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Former Education Minister, Dr. Matthew Opoku-Prempeh, says the decision to provide teachers with subsidized laptops was triggered by the main teacher unions.

From the onset, the Ghana Education Service has said it has been working closely with the unions as far as the initiative is concerned.

“GNAT, NAGRAT and CCT [Ghana National Association of Teachers, the National Association of Graduate Teachers and the Coalition of Concerned Teachers] came to my office with a letter saying they had spoken with teachers, and they are going to buy computers and have signed a contract to give 280,000 teachers laptops,” he said in an interview on Peace FM.

“They said they would be taking GH¢1,500. They asked that because of the new curriculum and teacher licensing, and teacher lesson notes, they needed laptops, so the government should help and pay some of the cost for the teachers.”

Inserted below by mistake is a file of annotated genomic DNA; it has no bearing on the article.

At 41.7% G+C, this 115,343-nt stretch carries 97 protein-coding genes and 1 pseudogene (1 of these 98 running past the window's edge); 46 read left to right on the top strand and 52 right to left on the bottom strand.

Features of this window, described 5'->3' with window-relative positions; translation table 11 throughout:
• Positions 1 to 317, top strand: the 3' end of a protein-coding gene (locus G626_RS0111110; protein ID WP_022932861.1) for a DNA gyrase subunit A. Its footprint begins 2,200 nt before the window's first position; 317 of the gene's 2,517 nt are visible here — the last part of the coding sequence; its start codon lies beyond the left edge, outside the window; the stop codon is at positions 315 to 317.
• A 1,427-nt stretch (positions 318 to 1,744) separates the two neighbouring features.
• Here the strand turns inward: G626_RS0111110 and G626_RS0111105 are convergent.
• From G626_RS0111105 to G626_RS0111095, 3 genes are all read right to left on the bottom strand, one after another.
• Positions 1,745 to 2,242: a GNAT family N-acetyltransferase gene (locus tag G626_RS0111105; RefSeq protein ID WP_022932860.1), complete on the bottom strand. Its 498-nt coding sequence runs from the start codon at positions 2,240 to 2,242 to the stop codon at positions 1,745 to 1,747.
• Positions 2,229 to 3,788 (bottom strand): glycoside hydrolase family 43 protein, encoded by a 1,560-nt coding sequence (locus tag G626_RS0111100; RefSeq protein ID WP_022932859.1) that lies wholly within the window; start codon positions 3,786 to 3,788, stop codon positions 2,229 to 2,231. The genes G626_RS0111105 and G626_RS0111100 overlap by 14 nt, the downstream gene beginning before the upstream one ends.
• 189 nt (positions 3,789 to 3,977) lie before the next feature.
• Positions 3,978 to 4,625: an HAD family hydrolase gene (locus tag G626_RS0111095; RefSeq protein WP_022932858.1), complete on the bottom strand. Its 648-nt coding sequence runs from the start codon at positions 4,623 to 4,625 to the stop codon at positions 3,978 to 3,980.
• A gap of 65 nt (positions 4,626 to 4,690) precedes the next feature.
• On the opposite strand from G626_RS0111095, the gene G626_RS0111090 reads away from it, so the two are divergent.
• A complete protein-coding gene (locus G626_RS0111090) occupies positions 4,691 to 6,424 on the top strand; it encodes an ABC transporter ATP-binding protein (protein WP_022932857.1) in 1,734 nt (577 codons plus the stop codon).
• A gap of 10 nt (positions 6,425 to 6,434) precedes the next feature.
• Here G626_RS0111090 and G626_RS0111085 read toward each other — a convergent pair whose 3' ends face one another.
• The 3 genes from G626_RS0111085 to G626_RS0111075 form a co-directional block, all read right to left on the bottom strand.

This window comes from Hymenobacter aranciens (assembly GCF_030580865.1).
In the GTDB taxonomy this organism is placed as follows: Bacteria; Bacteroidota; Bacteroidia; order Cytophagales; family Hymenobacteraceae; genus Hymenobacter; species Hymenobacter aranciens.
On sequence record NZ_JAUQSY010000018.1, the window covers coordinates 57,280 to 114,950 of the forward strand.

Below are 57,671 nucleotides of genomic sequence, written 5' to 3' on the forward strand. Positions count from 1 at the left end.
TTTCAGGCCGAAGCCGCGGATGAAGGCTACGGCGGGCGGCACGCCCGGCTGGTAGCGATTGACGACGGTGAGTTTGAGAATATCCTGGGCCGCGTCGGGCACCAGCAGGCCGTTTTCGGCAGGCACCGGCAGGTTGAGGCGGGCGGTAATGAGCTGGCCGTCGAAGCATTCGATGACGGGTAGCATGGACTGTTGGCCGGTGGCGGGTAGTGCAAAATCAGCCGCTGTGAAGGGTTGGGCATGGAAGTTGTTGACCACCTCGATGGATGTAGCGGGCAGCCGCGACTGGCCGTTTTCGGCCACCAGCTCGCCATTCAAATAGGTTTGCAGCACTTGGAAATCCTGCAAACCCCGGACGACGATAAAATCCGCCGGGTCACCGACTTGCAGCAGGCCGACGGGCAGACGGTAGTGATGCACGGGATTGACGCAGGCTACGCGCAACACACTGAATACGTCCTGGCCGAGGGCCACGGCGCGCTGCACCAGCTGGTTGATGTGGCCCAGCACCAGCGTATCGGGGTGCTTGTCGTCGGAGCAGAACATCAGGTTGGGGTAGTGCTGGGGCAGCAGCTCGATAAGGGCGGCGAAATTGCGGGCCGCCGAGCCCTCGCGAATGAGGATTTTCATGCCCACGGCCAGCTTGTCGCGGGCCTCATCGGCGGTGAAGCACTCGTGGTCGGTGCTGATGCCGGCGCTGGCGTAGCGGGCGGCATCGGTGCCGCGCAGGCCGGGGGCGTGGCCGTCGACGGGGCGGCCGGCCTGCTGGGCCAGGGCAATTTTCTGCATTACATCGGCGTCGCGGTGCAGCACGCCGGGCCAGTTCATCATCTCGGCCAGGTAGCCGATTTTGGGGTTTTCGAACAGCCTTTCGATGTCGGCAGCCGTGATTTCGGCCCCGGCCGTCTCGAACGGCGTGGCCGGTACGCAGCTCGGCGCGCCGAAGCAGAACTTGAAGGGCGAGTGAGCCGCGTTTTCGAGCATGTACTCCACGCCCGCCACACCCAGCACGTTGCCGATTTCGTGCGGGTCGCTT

Dr. Opoku-Prempeh, who is currently the Energy Minister, explained that the unions have been vocal against issues they disagree with in the past.

“When we were deducting GH¢10 for insurance, what didn’t they do to me? That was for insurance that would benefit them how much more GH¢1,500,” he said.

He added that critics “were crying more than the bereaved.”

Teachers will be expected to bear 30 percent of the cost, while the government pays 70 percent for the laptops that will be provided by KA Technologies.

There has been some opposition from some teachers, with two groups, the Innovative Teachers Alliance of Ghana (ITAG), and the All Teachers Alliance Ghana (ATAG), criticising the cost-sharing module in the policy and a lack of transparency.

They are also worried that the policy could mirror the failed RLG partnership to supply laptops to Ghanaians schools.

In 2010, RLG was contracted by the government to manufacture and distribute over 100,000 laptops to schools across the country.

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